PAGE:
Billionaire to fund student legal fight

Richard O'Dwyer and his mother Julia, leave Westminster Magistrates Court, in central London, after he lost in his attempt to fight extradition to the US over alleged infringement of copyright.
Richard O'Dwyer and his mother Julia, leave Westminster Magistrates Court, in central London, after he lost in his attempt to fight extradition to the US over alleged infringement of copyright.
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A SHEFFIELD student facing extradition to America for breaching US copyright laws has been approached by a billionaire entrepreneur offering to pay his legal fees.

Richard O’Dwyer, aged 23, originally from Bolsover, faces extradition over a website he set up called TVShack, which US authorities claim provided links to pirated films and television programmes.

The Sheffield Hallam University computer science student, who lives on Shoreham Street in Sheffield, allegedly earned thousands of pounds through advertising on the site he ran from his bedroom before it was closed down.

He is accused of infringing copyright laws and if he is forced to stand trial in America his legal bill could run into millions of pounds and he faces up to 10 years in jail.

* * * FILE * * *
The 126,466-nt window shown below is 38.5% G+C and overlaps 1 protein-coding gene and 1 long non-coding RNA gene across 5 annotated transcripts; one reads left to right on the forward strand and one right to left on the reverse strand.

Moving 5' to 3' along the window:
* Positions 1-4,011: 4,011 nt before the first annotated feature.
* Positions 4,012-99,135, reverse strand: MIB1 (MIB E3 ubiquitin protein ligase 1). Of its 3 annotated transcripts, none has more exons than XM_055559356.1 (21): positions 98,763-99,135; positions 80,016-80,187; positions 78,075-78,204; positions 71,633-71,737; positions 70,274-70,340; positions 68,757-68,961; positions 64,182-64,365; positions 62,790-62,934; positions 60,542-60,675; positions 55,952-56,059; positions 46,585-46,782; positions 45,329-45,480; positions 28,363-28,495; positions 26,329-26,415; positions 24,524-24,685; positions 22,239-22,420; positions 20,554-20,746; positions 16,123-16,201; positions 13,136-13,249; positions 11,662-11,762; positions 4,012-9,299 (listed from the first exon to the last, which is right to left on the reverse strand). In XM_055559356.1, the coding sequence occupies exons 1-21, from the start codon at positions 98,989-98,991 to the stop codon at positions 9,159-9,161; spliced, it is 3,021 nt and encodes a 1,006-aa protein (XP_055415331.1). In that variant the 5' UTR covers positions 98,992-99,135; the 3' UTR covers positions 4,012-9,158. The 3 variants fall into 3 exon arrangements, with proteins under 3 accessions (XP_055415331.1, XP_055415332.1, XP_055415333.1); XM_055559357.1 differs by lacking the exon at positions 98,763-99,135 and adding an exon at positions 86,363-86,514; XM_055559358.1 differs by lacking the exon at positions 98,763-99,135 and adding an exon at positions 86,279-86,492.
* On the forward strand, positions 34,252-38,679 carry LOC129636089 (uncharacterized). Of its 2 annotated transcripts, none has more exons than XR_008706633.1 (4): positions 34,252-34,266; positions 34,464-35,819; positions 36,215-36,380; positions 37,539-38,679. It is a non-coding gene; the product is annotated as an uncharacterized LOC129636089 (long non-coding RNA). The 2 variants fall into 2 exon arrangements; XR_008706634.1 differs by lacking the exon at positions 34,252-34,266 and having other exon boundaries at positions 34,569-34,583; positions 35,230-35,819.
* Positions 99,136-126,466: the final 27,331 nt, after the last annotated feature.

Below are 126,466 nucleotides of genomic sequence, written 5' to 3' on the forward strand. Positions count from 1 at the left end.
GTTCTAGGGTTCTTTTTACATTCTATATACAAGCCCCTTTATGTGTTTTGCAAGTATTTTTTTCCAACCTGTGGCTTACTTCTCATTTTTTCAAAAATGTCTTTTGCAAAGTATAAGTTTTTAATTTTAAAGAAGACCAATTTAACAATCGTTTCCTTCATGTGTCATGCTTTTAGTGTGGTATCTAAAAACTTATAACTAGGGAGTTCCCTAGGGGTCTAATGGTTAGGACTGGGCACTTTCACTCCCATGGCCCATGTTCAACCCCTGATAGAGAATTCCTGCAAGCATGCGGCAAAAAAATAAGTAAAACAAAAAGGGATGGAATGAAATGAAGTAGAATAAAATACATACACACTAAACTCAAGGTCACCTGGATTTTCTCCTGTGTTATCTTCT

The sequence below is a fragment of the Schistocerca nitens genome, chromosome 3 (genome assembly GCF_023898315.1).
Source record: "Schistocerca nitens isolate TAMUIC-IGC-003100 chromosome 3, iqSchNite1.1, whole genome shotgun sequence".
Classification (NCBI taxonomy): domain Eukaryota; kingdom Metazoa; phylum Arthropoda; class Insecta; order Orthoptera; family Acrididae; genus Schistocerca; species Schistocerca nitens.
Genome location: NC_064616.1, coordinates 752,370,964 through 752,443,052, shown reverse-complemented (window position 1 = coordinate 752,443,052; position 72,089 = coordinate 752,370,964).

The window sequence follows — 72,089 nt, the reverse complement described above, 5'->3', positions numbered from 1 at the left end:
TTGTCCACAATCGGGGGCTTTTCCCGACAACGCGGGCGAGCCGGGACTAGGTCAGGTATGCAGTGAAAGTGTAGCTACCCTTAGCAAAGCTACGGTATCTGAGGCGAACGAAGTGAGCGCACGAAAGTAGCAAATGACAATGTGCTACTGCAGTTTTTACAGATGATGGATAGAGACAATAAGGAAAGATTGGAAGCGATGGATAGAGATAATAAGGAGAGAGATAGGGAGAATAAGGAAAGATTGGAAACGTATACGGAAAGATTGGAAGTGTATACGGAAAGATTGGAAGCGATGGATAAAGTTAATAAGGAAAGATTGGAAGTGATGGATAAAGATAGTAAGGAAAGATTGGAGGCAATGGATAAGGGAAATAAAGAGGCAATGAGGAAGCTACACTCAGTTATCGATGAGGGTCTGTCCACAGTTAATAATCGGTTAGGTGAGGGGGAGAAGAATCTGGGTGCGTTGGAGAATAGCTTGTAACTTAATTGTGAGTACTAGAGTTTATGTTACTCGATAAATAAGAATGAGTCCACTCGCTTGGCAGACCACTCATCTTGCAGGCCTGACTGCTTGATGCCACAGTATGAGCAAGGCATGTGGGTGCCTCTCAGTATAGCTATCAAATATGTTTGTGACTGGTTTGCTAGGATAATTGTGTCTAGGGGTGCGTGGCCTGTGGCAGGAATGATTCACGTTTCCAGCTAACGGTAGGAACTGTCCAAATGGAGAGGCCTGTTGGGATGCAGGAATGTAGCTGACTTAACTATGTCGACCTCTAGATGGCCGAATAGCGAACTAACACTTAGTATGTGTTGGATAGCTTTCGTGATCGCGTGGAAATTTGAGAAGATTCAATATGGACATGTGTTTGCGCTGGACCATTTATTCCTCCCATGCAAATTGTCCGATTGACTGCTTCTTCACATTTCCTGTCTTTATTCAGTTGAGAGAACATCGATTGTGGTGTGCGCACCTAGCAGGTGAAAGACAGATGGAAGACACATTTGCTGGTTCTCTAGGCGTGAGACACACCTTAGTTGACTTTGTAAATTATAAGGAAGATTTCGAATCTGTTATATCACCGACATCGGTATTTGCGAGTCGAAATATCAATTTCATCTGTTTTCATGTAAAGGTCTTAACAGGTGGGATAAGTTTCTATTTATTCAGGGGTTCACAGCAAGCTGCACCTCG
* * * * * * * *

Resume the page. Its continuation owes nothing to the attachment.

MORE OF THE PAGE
Digital media entrepreneur Alki David has offered to help the student with his fees.

Richard’s mum Julia O’Dwyer, a palliative paediatric nurse, said she knew her son had built a website but he was not the ‘Mr Big’ the US authorities thought he was.

She claimed when City of London Police mounted raids on the family home in Bolsover and Richard’s student digs looking for the ‘trappings of wealth’ all they found was computers, a phone and a few gadgets.

“They came looking for Mr Big and found Mr Stupid Student,” she added.

Home Secretary Theresa May has signed the order authorising Richard’s extradition to the US – but his mum said the family plan to continue fighting against it, claiming they have been ‘sold down the river’ by the British Government.

“We are not even thinking of having a trial in America. Richard is not going to become some poster boy for the pirates in America,” she added

“Richard is not trying to evade justice and he may or may not have committed something that was a crime in America. That is not the issue here. The issue is that it’s not a crime here, and he has never been to America.

“If he has committed a crime in this country then he should be prosecuted in this country. But they know they won’t get a conviction in this country because of previous cases.”